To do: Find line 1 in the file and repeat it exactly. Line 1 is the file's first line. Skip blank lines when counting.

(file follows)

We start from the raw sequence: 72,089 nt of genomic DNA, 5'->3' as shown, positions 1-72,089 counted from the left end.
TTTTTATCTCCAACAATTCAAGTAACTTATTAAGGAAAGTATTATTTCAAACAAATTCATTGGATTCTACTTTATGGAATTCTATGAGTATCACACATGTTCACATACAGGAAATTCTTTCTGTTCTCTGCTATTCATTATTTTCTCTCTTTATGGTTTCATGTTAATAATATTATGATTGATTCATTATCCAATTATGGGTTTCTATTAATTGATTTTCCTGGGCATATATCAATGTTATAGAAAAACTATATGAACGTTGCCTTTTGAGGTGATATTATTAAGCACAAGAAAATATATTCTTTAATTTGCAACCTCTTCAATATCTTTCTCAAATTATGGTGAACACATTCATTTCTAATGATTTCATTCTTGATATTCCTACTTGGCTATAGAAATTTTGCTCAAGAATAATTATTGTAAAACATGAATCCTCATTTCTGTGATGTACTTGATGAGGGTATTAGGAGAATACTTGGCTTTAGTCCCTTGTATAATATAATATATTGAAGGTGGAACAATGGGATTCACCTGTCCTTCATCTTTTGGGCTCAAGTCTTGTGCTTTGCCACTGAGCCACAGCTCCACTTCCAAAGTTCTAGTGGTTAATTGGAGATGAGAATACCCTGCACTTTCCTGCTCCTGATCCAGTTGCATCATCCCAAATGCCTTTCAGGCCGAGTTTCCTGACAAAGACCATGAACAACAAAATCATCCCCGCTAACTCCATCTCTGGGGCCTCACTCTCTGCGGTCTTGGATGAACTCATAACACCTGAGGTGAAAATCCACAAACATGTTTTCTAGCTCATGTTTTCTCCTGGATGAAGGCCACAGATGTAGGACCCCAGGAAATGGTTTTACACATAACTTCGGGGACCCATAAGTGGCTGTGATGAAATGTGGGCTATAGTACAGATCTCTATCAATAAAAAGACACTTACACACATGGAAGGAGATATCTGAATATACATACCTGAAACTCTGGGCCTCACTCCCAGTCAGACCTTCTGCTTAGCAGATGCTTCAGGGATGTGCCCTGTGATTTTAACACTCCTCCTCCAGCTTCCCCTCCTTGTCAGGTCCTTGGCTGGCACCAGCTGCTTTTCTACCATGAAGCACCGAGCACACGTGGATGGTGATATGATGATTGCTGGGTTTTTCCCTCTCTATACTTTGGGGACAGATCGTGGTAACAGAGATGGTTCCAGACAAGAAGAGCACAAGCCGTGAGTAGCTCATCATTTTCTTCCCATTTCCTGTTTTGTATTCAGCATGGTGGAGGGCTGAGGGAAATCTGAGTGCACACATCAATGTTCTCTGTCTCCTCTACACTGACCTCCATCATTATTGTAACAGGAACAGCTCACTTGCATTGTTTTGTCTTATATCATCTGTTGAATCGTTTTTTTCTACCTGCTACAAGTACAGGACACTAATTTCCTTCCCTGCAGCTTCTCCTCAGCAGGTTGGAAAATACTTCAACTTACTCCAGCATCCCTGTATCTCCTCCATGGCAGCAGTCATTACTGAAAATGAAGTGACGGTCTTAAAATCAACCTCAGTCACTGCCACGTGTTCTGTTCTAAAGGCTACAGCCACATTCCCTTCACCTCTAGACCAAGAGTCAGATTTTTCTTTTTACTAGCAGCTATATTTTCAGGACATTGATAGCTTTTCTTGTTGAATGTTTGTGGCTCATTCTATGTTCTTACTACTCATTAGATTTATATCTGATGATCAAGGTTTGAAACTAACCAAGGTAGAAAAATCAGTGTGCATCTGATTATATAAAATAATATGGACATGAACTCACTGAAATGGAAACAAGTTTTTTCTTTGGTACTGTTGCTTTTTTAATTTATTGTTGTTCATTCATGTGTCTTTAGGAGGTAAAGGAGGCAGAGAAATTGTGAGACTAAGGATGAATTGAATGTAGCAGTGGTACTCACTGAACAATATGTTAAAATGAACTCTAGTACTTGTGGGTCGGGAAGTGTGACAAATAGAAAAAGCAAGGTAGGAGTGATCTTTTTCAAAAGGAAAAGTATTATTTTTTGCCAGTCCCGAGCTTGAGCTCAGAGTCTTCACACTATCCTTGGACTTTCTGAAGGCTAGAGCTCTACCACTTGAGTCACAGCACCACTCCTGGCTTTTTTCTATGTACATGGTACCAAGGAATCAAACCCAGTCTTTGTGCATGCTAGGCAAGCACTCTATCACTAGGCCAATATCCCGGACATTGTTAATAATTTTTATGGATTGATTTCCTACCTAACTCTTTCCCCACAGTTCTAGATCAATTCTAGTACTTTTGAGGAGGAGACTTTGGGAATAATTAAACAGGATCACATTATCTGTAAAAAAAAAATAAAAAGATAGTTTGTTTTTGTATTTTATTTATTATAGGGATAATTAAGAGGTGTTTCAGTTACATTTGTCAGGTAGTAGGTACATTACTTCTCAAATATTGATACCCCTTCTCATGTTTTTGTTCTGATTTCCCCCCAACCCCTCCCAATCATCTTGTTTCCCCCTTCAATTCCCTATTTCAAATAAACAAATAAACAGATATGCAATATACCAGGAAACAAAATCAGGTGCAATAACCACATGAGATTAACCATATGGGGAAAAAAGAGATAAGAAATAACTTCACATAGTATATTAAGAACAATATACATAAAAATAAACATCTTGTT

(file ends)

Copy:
We start from the raw sequence: 72,089 nt of genomic DNA, 5'->3' as shown, positions 1-72,089 counted from the left end.